Christopher Cherniak

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Christopher Cherniak is an emeritus professor of the Philosophy Department at the University of Maryland.[1] Some of his research concerns more realistic, bounded-resource models of rationality,[2] and optimal-wiring models of brain structure.

Minimal Rationality, is a book on rationality written from a philosophical and computational perspective, which tries to find middle ground between an excessive optimistic theory of belief and mere behavioristic account of belief. The first would consider something a belief only if the agent believes all its consequences (epistemic closure), the second would only take as belief a proposition if the agent asserted his belief in it. Cherniak tries to show that logical omniscience (as proposed by Hintikka and others) is untenable as a theory of belief, and at the same time as a normative theory of rationality. This is mainly due to intractable computational complexity. An agent deciding to undertake an inference that would take longer than the heat death of the Universe would be rational by purely logical standards. Instead, Cherniak proposes a minimal rationality model, where the agent only needs to make some of the appropriate inferences to count as rational. A rational agent also needs heuristics to choose which logical inferences he will choose to make. Finally, the book includes the social aspects of rationality, such as Gricean maxims, in the light of the minimal rationality theory.

On his work on brain structure, Cherniak conjectures that, at least in some cases, animals have "the best of all possible brains.." He reports that the nervous system of the nematode Caenorhabditis elegans, with 302 neurons, is organized to "Save wire" with respect to placement of some nervous system components.[3] Neural components include entities at different structural levels: brain, ganglia, neurons, arbors. Using combinatorial network optimization theory, Cherniak finds the "brain" and its ganglia are positioned optimally within the worm's body to minimize total wirelength of the nervous system. The significance of this result includes the fact that in general solving such component placement optimization problems has exponential cost—e.g., there are an inscrutible number of possible arrangements for the 302 neurons.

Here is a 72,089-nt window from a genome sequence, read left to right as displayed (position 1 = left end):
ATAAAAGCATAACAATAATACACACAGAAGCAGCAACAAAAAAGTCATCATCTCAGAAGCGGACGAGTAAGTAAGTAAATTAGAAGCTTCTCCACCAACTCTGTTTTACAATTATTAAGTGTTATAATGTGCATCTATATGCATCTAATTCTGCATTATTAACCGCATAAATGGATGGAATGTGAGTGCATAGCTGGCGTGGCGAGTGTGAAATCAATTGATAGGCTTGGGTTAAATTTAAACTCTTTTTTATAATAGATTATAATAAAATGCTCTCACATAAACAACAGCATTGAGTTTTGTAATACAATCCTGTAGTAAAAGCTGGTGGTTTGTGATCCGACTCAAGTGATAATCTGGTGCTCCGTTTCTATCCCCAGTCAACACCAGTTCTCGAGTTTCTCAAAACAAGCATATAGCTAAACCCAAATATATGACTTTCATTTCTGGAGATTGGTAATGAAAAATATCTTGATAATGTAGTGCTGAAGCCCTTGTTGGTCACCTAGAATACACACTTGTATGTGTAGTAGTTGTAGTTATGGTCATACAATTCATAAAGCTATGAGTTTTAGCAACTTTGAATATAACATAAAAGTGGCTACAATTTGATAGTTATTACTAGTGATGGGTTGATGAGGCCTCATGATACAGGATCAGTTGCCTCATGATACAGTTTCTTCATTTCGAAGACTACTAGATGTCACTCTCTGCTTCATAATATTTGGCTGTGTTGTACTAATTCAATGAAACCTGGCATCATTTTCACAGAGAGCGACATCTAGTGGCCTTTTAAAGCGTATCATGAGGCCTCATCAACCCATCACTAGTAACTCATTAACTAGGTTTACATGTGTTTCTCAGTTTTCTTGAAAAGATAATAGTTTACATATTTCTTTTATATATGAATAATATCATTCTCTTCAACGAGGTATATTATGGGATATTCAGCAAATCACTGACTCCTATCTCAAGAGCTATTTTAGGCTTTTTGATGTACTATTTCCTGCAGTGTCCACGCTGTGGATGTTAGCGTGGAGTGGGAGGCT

Cherniak also reports similar optimal wiring findings for positioning of areas of mammalian cerebral cortex.[4] In some cases, cortex interconnection minimization appears either perfect, or as good as can be detected by current methods—a predictive success story.

Cherniak makes corresponding claims about the structure of some axonal and dendritic arbors—both are optimized with respect to volume.[5] Cherniak proposes fluid dynamic mechanisms for these observed minimal tree structures, which are isomorphic to the patterns of river drainage systems. All these instances of optimized neuroanatomy include candidates for some of the most complex biological structures known to be derivable "for free, directly from physics".—In this way, "Physics suffices". Nativists are interested in such claims.[6]

Cherniak's other work includes some fiction, including The Riddle of the Universe and Its Solution.[7]

On February 20, 2009, Saisho Gorisei, the Japanese version of Minimal Rationality, was published in Tokyo, Japan.[8]

References

  1. List of People in the Department of Philosophy, University of Maryland
  2. Cherniak, Christopher (1986). Minimal rationality. MIT Press. ISBN 0-262-03122-1.<templatestyles src="Module:Citation/CS1/styles.css"></templatestyles>
  3. Cherniak, C. (1995). "Neural component placement". Trends in Neurosciences. 18 (12): 522–527. doi:10.1016/0166-2236(95)98373-7. PMID 8638292.<templatestyles src="Module:Citation/CS1/styles.css"></templatestyles>
  4. Cherniak, C.; Mokhtarzada, Z.; Rodriguez-Esteban, R.; Changizi, B. (2004). "Global optimization of cerebral cortex layout". PNAS. 101 (4): 1081–1086. doi:10.1073/pnas.0305212101. PMC 327154. PMID 14722353.CS1 maint: multiple names: authors list (link)<templatestyles src="Module:Citation/CS1/styles.css"></templatestyles>
  5. Cherniak, C.; Changizi, M.; Kang, D.W. (1999). "Large-scale optimization of neuron arbors". Physical Review E. 59: 6001–6009. doi:10.1103/PhysRevE.59.6001.CS1 maint: multiple names: authors list (link)<templatestyles src="Module:Citation/CS1/styles.css"></templatestyles>
  6. Chomsky, N. (2005). "Three factors in language design". Linguistic Inquiry. 36: 1–22. doi:10.1162/0024389052993655.<templatestyles src="Module:Citation/CS1/styles.css"></templatestyles>
  7. Cherniak, C. (1981). "The Riddle of the Universe and Its Solution". In Hofstadter, D.; Dennett, D. (ed.). The Mind's I. Basic Books.CS1 maint: multiple names: editors list (link)<templatestyles src="Module:Citation/CS1/styles.css"></templatestyles>
  8. Cherniak, C. (2009). Saisho Gorisei. Keiso Shobo. ISBN 978-4-326-19953-2.<templatestyles src="Module:Citation/CS1/styles.css"></templatestyles>

External links